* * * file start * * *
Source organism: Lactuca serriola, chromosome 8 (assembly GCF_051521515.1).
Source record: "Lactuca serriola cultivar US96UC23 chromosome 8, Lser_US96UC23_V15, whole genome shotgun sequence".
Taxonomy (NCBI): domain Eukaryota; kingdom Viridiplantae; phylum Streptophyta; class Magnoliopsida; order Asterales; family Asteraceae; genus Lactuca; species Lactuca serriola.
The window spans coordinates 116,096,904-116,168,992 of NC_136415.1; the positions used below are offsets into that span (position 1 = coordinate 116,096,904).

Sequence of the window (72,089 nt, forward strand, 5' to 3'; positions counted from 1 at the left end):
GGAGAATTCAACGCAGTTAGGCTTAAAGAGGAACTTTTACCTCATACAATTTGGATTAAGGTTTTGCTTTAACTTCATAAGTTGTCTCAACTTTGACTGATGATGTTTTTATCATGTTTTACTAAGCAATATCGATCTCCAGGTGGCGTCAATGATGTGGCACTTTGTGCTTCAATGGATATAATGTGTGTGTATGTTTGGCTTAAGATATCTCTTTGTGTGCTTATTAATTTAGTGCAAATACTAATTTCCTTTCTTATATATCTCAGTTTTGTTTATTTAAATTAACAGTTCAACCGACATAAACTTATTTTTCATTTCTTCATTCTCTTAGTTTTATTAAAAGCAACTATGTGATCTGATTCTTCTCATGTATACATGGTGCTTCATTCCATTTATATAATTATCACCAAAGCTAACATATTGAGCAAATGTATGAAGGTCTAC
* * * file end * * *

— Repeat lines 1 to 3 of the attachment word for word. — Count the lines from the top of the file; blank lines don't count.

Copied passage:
Source organism: Lactuca serriola, chromosome 8 (assembly GCF_051521515.1).
Source record: "Lactuca serriola cultivar US96UC23 chromosome 8, Lser_US96UC23_V15, whole genome shotgun sequence".
Taxonomy (NCBI): domain Eukaryota; kingdom Viridiplantae; phylum Streptophyta; class Magnoliopsida; order Asterales; family Asteraceae; genus Lactuca; species Lactuca serriola.